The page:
Disney (NYSE:DIS) has had a good year so far in 2014. The entertainment giant just posted record earnings, clearing more profit in the past nine months than in the prior 12. The success was so broad-based that it's likely each of us contributed to Disney's record haul in some small way, perhaps without even realizing it.
Sure, you might not have shelled out for a ticket to Frozen or Guardians of the Galaxy at the box office, or for a (more expensive) visit to the Magic Kingdom. But there were plenty of other, less obvious ways that you could have padded Disney's coffers just a bit. Here are three of the biggest.
You watched the World Cup
Yes, Germany took home the World Cup trophy this year. But it was Disney, through its ESPN and ABC network properties, that collected the gold. ESPN had a particularly strong showing: It delivered the most watched World Cup yet in the U.S., and its streaming app and website handled 44 million hours of live viewing -- making the soccer tournament the most streamed sports event in history. Disney profited from that success in several ways, but the biggest is advertising revenue. That figure jumped 10% at ESPN last quarter due to the World Cup bump, which has also lifted advertising rates going forward.
Huge audiences like that give Disney leverage to keep charging a hefty premium to cable providers for carrying ESPN. Even if you somehow missed the World Cup, assuming you are one of the 100 million Americans that pay for cable, you still made a small contribution to Disney's record haul.
You bought a Netflix subscription
Likewise, if you signed up for a Netflix (NASDAQ:NFLX) streaming subscription recently (and 13 million people did over the last year), then you sent a few pennies Disney's way. Netflix in May raised its streaming pricing by $1 a month for new subscribers. That hike was aimed at funding the video streamer's growing content needs. And one of the largest of those ballooning commitments was a multiyear deal that Netflix made for all things Disney that could be streamed online.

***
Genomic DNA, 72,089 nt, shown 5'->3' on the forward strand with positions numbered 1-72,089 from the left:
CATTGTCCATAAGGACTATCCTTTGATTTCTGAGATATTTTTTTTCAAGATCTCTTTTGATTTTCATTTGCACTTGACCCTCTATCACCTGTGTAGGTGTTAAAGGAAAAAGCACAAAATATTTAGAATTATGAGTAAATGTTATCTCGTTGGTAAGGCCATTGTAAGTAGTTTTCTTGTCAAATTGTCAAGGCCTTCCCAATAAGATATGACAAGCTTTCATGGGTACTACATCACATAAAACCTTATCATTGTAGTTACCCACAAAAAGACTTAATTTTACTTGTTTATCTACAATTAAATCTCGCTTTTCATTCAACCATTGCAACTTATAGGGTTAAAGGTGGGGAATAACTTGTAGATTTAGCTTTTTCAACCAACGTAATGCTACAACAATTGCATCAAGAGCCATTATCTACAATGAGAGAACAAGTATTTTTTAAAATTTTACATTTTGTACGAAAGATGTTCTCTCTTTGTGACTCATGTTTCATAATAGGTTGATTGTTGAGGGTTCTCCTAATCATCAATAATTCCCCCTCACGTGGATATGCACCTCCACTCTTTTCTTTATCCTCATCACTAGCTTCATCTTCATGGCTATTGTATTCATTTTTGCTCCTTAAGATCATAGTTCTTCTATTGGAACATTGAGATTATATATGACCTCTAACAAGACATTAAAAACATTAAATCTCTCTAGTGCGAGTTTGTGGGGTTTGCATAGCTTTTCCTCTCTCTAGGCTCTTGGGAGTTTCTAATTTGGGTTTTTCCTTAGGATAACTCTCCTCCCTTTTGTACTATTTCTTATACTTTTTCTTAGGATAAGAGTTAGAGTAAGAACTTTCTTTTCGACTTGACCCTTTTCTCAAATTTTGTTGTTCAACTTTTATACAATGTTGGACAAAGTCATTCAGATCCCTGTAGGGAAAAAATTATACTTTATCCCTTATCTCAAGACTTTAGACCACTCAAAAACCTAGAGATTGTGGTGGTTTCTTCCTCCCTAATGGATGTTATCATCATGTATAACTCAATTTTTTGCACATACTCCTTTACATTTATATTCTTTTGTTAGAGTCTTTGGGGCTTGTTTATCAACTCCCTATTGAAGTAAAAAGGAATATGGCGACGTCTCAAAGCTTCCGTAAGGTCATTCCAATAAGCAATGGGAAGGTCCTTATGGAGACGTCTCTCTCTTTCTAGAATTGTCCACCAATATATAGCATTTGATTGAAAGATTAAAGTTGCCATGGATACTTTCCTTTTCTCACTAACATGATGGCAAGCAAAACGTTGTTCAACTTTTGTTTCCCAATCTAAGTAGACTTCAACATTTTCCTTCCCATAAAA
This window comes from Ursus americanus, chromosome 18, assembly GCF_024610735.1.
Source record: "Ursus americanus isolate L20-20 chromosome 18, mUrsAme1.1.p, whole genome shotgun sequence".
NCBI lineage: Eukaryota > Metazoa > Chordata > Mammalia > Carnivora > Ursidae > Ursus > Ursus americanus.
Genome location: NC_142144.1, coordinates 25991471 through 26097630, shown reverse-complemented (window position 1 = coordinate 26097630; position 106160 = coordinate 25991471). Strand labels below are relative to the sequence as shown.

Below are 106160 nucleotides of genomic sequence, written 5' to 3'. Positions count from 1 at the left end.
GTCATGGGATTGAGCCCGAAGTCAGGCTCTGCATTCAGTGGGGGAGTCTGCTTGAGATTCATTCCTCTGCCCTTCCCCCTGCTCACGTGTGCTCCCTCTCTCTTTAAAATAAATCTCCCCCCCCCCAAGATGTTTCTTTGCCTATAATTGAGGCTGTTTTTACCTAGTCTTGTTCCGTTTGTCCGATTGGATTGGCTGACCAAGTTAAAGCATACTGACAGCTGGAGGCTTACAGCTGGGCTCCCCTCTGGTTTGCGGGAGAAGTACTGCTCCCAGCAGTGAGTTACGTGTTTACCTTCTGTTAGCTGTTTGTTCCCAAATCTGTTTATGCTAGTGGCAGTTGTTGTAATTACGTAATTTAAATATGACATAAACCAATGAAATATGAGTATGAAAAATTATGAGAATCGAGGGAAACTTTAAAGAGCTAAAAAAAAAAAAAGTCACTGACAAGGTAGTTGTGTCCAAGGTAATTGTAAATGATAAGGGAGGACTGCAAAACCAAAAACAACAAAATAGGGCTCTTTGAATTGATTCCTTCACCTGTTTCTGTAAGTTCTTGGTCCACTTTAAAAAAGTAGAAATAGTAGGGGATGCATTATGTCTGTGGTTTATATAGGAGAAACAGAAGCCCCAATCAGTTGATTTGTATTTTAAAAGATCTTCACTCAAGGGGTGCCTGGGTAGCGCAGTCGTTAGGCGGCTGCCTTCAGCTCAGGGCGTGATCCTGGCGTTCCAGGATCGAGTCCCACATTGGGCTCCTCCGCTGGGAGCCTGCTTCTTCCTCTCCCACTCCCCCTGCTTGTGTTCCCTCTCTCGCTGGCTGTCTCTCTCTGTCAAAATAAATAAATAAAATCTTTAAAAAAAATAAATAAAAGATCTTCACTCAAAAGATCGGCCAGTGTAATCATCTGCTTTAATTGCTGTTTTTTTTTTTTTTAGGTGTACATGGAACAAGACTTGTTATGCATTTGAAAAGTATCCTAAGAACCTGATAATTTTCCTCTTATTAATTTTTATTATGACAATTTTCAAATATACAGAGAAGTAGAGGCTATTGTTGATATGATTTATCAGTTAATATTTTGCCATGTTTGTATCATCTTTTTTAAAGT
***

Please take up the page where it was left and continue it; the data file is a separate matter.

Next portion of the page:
Some branded shows and movies have already started trickling onto the service, but Netflix subscribers will see another boost starting next year with the addition of several exclusive dramas based on Marvel characters. Beginning in 2016 when the price hike is in full effect for all Netflix subscribers, customers will see feature films from across Disney's branded properties, including Pixar, Walt Disney Studios, and Lucasfilm. Those movies will hit Netflix's servers exclusively just a few months after their theatrical release, but they're already lifting Disney's profits today.
You purchased a toy
While Frozen is still busy collecting receipts at the box office, the brand has already started lifting Disney's product sales. But you didn't have to buy an Elsa figurine or an Olaf shirt to chip in to Disney's retailing profits. In fact, the entertainment giant owns eight separate brands that each have delivered over $1 billion in sales so far this fiscal year.
That impressive list: Mickey Mouse, Pooh, Princess, Disney Junior, Spider-Man, Monsters, Cars, and Star Wars. Licensing revenue from any toy, game, or other merchandise tied to those brands would have made its way right back to Disney.
Good luck for next year
Did you successfully navigate that family friendly obstacle course? Congratulations, but the game only gets harder from here.
These are just a few of the additional things you'd need to avoid to stay Disney-free through 2015: Star Wars: Episode VII, Avengers 2, and a new Pixar film in theaters, the NBA draft and Finals on ESPN, and a major new Star Wars presence in the Disney theme parks. All of that can be done, but you wouldn't have much fun trying.
Demitrios Kalogeropoulos owns shares of Netflix. The Motley Fool recommends Netflix. The Motley Fool owns shares of Netflix. Try any of our Foolish newsletter services free for 30 days. We Fools may not all hold the same opinions, but we all believe that considering a diverse range of insights makes us better investors. The Motley Fool has a disclosure policy.